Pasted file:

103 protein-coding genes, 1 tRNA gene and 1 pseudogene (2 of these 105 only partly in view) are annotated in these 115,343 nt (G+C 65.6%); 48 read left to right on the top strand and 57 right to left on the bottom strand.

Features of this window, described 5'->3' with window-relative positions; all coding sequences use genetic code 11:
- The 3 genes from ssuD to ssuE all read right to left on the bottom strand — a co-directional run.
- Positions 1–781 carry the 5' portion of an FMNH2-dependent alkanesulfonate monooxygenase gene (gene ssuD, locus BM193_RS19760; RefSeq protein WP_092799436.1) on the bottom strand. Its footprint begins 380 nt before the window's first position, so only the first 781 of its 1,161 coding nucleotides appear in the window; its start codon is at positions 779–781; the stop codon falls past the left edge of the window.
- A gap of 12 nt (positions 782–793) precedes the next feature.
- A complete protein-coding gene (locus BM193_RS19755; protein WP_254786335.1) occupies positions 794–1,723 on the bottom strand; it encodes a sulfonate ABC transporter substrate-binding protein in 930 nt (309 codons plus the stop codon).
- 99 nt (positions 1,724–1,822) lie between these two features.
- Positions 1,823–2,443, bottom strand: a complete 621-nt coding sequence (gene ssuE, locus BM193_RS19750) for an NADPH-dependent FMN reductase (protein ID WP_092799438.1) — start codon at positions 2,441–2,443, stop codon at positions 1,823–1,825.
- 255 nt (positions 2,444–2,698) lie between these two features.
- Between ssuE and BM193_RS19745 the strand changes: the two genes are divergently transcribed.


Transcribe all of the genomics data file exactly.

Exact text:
103 protein-coding genes, 1 tRNA gene and 1 pseudogene (2 of these 105 only partly in view) are annotated in these 115,343 nt (G+C 65.6%); 48 read left to right on the top strand and 57 right to left on the bottom strand.

Features of this window, described 5'->3' with window-relative positions; all coding sequences use genetic code 11:
- The 3 genes from ssuD to ssuE all read right to left on the bottom strand — a co-directional run.
- Positions 1–781 carry the 5' portion of an FMNH2-dependent alkanesulfonate monooxygenase gene (gene ssuD, locus BM193_RS19760; RefSeq protein WP_092799436.1) on the bottom strand. Its footprint begins 380 nt before the window's first position, so only the first 781 of its 1,161 coding nucleotides appear in the window; its start codon is at positions 779–781; the stop codon falls past the left edge of the window.
- A gap of 12 nt (positions 782–793) precedes the next feature.
- A complete protein-coding gene (locus BM193_RS19755; protein WP_254786335.1) occupies positions 794–1,723 on the bottom strand; it encodes a sulfonate ABC transporter substrate-binding protein in 930 nt (309 codons plus the stop codon).
- 99 nt (positions 1,724–1,822) lie between these two features.
- Positions 1,823–2,443, bottom strand: a complete 621-nt coding sequence (gene ssuE, locus BM193_RS19750) for an NADPH-dependent FMN reductase (protein ID WP_092799438.1) — start codon at positions 2,441–2,443, stop codon at positions 1,823–1,825.
- 255 nt (positions 2,444–2,698) lie between these two features.
- Between ssuE and BM193_RS19745 the strand changes: the two genes are divergently transcribed.